From: allenroy (email@example.com)
Date: Mon Sep 29 2003 - 20:45:12 EDT
John W Burgeson wrote:
> I remember the magnetic field argument of Dr. Thomas Barnes, Hey -- he
> was a Prof at the University of Texas. A physicist. I was very impressed
> with the argument. Then an IBM friend shared with me the math under the
> claim. I don't think I ever gave the YEC claim and serious credence after
> that. The claim was not only abysmally incompetent physics, but
> irrational and speculative mathematics and, as presented by ICR,
> bordering on being intellectually dishonest.
Have you read this on the earth's magnetic field? Russell Humphreys, 2002,
"The Earth's Magnetic Field is Still Losing Energy," CRSQ (39:1, pp.3-13)
Humphres' debunks the evo's criticisms, and goes on to expand the concept of
Earth's magnetism -- many charts, tables, and equations. He also gives a brief
summary of developments in this "magnetic controversy." Thomas Barnes published
his first paper on how decay of the dipole moment fits the creationist concept
In 1983 geologist Brent Dalrymple criticized Barnes' work, saying "The
same observatory measurements that show the dipole moment has decreased since
1829 also show that this decrease has been almost completely balanced by a
corresponding increase in the strength of the nondipole field, so that the
strength of the total observed field has remained about constant." Humphreys
then shows that Dalrymple didn't know what he was talking about.
There were quibbles back and forth between Barnes and Dalrymple, and some
others joined the fray. Humphreys writes: "After surveying the evidence for
geomagnetic polarity reversals for myself, I concluded that they had indeed
occurred. I proposed that they took place rapidly during the Genesis Flood
Humphreys describes some more of the debate, then writes: "Dalrymple had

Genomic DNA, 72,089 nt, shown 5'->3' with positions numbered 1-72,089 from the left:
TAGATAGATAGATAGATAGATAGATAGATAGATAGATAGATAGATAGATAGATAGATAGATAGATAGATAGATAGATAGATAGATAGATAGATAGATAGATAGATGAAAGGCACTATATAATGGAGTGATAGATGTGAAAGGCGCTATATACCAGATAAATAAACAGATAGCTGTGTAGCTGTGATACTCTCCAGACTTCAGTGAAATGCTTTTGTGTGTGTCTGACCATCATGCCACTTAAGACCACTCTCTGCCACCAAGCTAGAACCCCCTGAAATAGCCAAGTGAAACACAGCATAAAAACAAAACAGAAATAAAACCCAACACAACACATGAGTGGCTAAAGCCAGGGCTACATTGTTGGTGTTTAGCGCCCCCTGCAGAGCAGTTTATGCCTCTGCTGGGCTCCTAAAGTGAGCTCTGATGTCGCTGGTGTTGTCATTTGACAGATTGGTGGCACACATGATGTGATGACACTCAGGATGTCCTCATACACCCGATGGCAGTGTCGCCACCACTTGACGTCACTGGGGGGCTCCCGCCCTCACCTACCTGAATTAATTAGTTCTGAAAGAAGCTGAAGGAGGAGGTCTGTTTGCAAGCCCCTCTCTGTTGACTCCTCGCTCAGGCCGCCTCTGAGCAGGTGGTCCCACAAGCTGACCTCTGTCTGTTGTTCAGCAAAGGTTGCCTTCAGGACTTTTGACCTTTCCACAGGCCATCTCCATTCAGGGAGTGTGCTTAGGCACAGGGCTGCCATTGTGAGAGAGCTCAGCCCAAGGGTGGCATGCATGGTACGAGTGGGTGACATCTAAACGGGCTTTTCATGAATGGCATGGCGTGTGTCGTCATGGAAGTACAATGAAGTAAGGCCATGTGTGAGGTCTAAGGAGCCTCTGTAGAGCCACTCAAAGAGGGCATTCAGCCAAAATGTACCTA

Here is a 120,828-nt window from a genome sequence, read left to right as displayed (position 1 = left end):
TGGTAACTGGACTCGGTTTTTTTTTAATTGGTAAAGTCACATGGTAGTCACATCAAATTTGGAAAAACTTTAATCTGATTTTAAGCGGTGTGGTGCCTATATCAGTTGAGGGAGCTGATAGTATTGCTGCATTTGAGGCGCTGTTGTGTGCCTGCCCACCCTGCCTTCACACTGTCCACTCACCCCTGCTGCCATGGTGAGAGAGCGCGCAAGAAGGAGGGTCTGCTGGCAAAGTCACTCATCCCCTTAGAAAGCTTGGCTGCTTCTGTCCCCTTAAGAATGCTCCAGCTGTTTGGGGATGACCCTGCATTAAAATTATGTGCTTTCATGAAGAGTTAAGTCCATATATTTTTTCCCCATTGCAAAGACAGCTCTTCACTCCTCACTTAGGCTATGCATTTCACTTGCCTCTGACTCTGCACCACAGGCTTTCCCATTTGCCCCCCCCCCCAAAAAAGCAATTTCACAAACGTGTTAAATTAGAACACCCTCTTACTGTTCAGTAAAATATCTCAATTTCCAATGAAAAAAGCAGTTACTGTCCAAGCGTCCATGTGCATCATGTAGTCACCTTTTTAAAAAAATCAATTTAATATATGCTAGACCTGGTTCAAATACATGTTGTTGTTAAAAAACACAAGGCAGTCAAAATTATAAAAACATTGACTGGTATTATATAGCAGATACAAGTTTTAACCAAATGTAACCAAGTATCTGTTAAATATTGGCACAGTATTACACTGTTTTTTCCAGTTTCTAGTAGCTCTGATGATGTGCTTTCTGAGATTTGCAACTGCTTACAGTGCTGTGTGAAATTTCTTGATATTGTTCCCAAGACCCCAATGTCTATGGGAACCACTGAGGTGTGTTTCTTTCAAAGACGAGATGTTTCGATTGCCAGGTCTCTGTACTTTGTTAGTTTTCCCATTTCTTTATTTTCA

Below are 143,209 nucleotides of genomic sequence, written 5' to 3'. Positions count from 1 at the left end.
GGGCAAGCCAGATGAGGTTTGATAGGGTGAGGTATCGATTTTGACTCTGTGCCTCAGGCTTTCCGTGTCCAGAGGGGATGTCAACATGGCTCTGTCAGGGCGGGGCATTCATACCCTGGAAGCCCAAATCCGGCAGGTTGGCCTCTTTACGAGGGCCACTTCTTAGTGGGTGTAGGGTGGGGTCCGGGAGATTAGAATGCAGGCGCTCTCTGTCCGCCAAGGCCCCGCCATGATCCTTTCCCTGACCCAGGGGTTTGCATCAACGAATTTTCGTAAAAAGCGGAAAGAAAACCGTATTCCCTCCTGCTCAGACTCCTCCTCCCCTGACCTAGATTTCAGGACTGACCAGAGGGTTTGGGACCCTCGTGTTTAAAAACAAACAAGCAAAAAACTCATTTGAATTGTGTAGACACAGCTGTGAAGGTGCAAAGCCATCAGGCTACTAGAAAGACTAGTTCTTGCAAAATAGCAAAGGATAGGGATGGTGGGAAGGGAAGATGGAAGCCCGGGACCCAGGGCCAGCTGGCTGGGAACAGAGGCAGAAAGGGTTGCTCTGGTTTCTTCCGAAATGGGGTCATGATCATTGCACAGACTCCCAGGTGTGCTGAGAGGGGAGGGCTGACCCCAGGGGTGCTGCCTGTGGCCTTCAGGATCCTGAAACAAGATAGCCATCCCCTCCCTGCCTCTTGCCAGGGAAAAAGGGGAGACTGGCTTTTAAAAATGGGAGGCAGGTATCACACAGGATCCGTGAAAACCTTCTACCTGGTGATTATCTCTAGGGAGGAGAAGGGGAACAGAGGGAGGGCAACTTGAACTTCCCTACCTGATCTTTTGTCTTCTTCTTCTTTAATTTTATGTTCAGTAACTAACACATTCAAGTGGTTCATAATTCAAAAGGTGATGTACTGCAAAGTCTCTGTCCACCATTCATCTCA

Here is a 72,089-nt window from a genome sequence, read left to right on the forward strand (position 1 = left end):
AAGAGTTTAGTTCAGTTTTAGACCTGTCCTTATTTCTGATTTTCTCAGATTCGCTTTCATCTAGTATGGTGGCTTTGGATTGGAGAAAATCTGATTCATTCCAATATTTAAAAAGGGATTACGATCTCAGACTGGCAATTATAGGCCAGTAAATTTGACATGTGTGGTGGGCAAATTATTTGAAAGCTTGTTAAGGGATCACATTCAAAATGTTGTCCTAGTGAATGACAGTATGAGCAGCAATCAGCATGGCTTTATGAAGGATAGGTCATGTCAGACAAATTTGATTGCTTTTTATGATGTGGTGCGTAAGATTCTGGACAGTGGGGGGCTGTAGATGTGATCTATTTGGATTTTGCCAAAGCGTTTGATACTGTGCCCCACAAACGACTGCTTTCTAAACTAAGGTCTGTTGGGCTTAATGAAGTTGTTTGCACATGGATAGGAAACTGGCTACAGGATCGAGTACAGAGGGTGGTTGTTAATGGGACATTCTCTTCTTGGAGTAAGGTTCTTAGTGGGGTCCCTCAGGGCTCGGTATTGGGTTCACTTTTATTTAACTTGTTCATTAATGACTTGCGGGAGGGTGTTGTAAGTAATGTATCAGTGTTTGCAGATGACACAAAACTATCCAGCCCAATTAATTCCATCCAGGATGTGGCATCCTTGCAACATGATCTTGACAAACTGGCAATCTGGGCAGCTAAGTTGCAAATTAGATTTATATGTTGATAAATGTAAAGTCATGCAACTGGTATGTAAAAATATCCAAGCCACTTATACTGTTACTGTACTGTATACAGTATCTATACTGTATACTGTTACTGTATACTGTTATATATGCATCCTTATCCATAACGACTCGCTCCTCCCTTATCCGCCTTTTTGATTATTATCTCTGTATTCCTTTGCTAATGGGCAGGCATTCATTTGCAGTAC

an opportunity to be an official reviewer for my paper, and to have his review
published. He did not take advantage of the opportunity. In my response to the
other reviews of my paper, I made note of Dalrymple's silence."
"Despite these creationist answers, skeptics today still use Dalrymple’s
old arguments to dismiss geomagnetic evidence. Much of that is probably due to
ignorance of our responses, but some skeptics are still relying on the
non-dipole part of the field. They hope that an energy gain in the non-dipole
part will compensate for the energy lost from the dipole part."
In 1968, the International Association of Geomagnetism and Aeronomy
(IAGA) began to systematically gather and preserve geomagnetic data from all
over the world. There's now a good database available (previously nonexistent).
Humphreys gets more detailed and technical, with graphs and tables,
including a description of how and why Dalrymple went wrong in his criticism.
Humphreys' closing paragraph says: "Today's energy decay rate is so high that
the geomagnetic field could not be more than a few dozen millennia old.
Moreover, during the rapid polarity reversals of the Genesis Flood, and during
the large fluctuations of surface field B for millennia after the Flood, the
rate of energy loss was much greater than today's rate. That shortens the age
of the field even more. In the absence of any workable analytical theory (or
data) to the contrary from the evolutionists, these data are quite consistent
with the face-value Biblical age of the earth, about 6000 years."
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